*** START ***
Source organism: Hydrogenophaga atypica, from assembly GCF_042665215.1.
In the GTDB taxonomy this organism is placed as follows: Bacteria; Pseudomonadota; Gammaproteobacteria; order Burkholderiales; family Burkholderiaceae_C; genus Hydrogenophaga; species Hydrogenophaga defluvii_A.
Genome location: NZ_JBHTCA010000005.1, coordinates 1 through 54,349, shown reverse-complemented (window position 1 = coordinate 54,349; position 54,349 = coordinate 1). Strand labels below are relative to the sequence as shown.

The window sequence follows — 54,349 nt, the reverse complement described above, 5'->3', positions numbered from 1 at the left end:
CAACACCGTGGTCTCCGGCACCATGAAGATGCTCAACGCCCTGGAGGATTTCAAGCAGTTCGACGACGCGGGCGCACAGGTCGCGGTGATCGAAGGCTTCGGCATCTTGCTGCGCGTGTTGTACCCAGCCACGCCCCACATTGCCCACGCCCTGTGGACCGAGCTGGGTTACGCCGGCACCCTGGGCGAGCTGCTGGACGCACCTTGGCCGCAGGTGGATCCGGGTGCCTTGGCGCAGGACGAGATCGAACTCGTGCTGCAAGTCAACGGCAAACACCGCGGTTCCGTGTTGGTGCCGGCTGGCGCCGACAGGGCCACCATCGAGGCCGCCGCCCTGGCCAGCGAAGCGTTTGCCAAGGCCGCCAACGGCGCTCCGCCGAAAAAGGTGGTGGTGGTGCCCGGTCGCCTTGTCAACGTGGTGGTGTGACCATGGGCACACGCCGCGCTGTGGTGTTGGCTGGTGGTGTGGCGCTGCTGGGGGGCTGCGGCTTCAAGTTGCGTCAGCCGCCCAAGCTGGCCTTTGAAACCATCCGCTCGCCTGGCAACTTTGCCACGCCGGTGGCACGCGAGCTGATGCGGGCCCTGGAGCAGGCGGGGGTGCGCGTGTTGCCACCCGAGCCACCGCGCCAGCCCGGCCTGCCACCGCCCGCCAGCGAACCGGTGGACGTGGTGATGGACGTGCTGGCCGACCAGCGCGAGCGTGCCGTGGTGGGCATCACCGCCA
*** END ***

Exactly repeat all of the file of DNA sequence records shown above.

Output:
Source organism: Hydrogenophaga atypica, from assembly GCF_042665215.1.
In the GTDB taxonomy this organism is placed as follows: Bacteria; Pseudomonadota; Gammaproteobacteria; order Burkholderiales; family Burkholderiaceae_C; genus Hydrogenophaga; species Hydrogenophaga defluvii_A.
Genome location: NZ_JBHTCA010000005.1, coordinates 1 through 54,349, shown reverse-complemented (window position 1 = coordinate 54,349; position 54,349 = coordinate 1). Strand labels below are relative to the sequence as shown.

The window sequence follows — 54,349 nt, the reverse complement described above, 5'->3', positions numbered from 1 at the left end:
CAACACCGTGGTCTCCGGCACCATGAAGATGCTCAACGCCCTGGAGGATTTCAAGCAGTTCGACGACGCGGGCGCACAGGTCGCGGTGATCGAAGGCTTCGGCATCTTGCTGCGCGTGTTGTACCCAGCCACGCCCCACATTGCCCACGCCCTGTGGACCGAGCTGGGTTACGCCGGCACCCTGGGCGAGCTGCTGGACGCACCTTGGCCGCAGGTGGATCCGGGTGCCTTGGCGCAGGACGAGATCGAACTCGTGCTGCAAGTCAACGGCAAACACCGCGGTTCCGTGTTGGTGCCGGCTGGCGCCGACAGGGCCACCATCGAGGCCGCCGCCCTGGCCAGCGAAGCGTTTGCCAAGGCCGCCAACGGCGCTCCGCCGAAAAAGGTGGTGGTGGTGCCCGGTCGCCTTGTCAACGTGGTGGTGTGACCATGGGCACACGCCGCGCTGTGGTGTTGGCTGGTGGTGTGGCGCTGCTGGGGGGCTGCGGCTTCAAGTTGCGTCAGCCGCCCAAGCTGGCCTTTGAAACCATCCGCTCGCCTGGCAACTTTGCCACGCCGGTGGCACGCGAGCTGATGCGGGCCCTGGAGCAGGCGGGGGTGCGCGTGTTGCCACCCGAGCCACCGCGCCAGCCCGGCCTGCCACCGCCCGCCAGCGAACCGGTGGACGTGGTGATGGACGTGCTGGCCGACCAGCGCGAGCGTGCCGTGGTGGGCATCACCGCCA